Up above the world so high, IAF in the sky (Oct 8 is the IAF’s 78th anniversary)October 7th, 2010 - 11:13 am ICT by IANS
By Sarwar Kashani
New Delhi, Oct 7 (IANS) Starting out as a tactical force on Oct 8, 1932, with six aircraft, an equal number of officers and 19 airmen, the Indian Air Force (IAF) has today evolved into the world’s fourth largest and sees its area of operations extending far beyond the country’s boundaries - from the Strait of Hormuz in the west to the Strait of Malacca and beyond in the east.
As the IAF chief, Air Chief Marshal P.V. Naik, put it: “India’s area of responsibility extends from the Strait of Hormuz to the Malacca Straits and beyond. This will happen in the future. We see what capability is required to meet this aspiration and accordingly modernisation and procurements are planned.”
Not surprisingly, as the IAF enters its 79th year, modernisation is uppermost on Naik’s mind, what with his admission that 50 percent of the force’s combat and transport aircraft is obsolete.
Towards this, the IAF chalked out ambitious plans to induct “cutting-edge technology” to give it “flexibility, adaptability and strategic reach”.
As part of its transformational plan, the IAF is mulling the induction by 2017 of around 250 fifth generation fighter aircraft (FGFA) being co-developed with Russia.
Speeding up its acquisition of modern aircraft systems, sensors, weapons, infrastructure, air defence systems and missiles, the IAF is looking to take a quantum jump in its force levels and capabilities.
On the fighter front, this will translate into the induction of mainly four types of aircraft - the FGFA, additional Sukhoi-30MKIs, the medium multi-role combat aircraft (MMRCA) and the under-production indigenous Tejas light combat aircraft (LCA). The Tejas is expected to join the fleet from May 2011.
The lucrative $10-billion MMRCA project to acquire 126 fighters has now entered a decisive phase with field trials of the six foreign jets in contention having been completed and the results being evaluated before the aircraft is eventually selected.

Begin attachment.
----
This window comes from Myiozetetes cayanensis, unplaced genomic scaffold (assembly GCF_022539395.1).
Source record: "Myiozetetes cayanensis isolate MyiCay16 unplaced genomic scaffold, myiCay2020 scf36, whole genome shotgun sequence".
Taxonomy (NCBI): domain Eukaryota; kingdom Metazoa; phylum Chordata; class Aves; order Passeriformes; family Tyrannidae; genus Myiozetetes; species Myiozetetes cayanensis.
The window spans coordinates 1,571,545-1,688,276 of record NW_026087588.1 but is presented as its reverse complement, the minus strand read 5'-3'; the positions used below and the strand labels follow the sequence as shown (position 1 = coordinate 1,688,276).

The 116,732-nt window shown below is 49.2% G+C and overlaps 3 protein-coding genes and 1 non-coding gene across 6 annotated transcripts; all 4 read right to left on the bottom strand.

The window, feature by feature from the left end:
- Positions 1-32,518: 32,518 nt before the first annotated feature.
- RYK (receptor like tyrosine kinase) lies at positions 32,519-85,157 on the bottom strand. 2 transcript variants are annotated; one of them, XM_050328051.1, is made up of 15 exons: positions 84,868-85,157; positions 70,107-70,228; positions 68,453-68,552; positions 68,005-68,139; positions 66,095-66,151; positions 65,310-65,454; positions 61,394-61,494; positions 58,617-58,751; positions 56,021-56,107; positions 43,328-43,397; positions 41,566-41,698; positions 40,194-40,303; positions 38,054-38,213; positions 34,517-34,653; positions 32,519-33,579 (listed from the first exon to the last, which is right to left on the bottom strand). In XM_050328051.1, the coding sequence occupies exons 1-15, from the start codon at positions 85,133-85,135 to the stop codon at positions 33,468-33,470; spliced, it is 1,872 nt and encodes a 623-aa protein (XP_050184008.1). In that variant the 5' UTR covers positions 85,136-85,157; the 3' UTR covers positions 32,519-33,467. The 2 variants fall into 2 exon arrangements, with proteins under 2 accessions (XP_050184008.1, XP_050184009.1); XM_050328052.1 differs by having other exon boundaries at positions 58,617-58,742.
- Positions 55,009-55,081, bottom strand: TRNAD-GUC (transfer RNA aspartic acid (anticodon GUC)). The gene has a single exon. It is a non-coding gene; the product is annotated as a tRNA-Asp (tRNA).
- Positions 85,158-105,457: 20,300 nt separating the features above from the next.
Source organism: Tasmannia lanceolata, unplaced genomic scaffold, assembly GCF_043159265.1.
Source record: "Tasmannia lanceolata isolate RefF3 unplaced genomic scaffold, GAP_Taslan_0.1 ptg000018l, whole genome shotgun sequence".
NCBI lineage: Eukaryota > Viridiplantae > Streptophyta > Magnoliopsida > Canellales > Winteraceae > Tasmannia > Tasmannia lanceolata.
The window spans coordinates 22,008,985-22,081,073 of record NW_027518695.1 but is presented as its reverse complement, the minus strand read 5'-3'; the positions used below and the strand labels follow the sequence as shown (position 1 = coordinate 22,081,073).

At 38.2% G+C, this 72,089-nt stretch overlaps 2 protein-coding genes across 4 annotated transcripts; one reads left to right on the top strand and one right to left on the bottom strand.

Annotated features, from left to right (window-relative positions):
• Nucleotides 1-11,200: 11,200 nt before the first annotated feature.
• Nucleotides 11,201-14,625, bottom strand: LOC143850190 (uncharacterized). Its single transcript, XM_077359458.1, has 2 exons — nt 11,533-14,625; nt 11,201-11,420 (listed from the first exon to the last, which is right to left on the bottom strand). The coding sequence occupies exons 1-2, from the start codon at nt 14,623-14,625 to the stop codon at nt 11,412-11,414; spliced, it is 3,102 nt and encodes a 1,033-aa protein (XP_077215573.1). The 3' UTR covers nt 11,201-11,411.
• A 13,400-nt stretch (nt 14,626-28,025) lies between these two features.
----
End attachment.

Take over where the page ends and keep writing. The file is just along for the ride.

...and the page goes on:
On the transport front, the first of the six C-130J Super Hercules medium-lift aircraft is expected in February 2011, with deliveries being completed by the end of the year.
The IAF is also evaluating the 70-tonne capacity C-17 Globemaster III airlifter and a decision on acquiring it could well be taken during US President Barack Obama’s visit to India in November.
The modernisation process also includes the induction of modern attack-helicopters, heavy-lift and multi-role medium-lift helicopters, seamless communication and integration of sensors. This will enable capability-based operations and signal a shift from the current threat-based preparations, IAF spokesman Wing Commander Tarun Kumar Sangha told IANS.
The induction of force multipliers like the airborne warning and control systems (AWACS) and air-to-air refuellers have already added to the IAF’s war fighting capabilities and increased its range and reach in recent times.
“With upgrades of Jaguar and Mirage-2000 (fighters) and the An-32 (transports) ongoing, planned acquisition to replace the ageing Avro aircraft, induction of Saras and Medium Transport Aircraft in the 11th and 12th Plan makes the way horizon ahead distinctly reassuring for our future air warriors,” Sangha said.
Contributing to India’s defence diplomacy, he said, the IAF is increasingly holding joint, bilateral and multilateral air exercises with other air forces of the world.
The year gone by also had the IAF engage in one of its most significant roles in peace times, aiding the civil authorities in calamities like in Ladakh’s devastating cloudburst and the floods in northern India.
But the force is fighting another battle with itself - that of a crippling shortage of pilots and other personnel.
The IAF is short of around 600 pilots and over 5,000 personnel below officer rank, the Air Officer (Personnel), Air Marshal K.J. Mathews, told IANS.
He, however, said that since 2009, the attrition rate has been positive and the number of pilots joining the force was more than those who were quitting.
Mathews said the IAF will also open its fighter pilots stream for short service commission officers and in the long run, aims to have around 30 percent of its pilots from this stream only.
(Sarwar Kashani can be contacted at email@example.com)
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Tags: air chief marshal, air defence systems, aircraft systems, ambitious plans, cutting edge technology, decisive phase, fifth generation, fighter aircraft, generation fighter, indian air force, kashani, light combat aircraft, malacca straits, naik, procurements, quantum jump, sarwar, strait of hormuz, strait of malacca, transport aircraft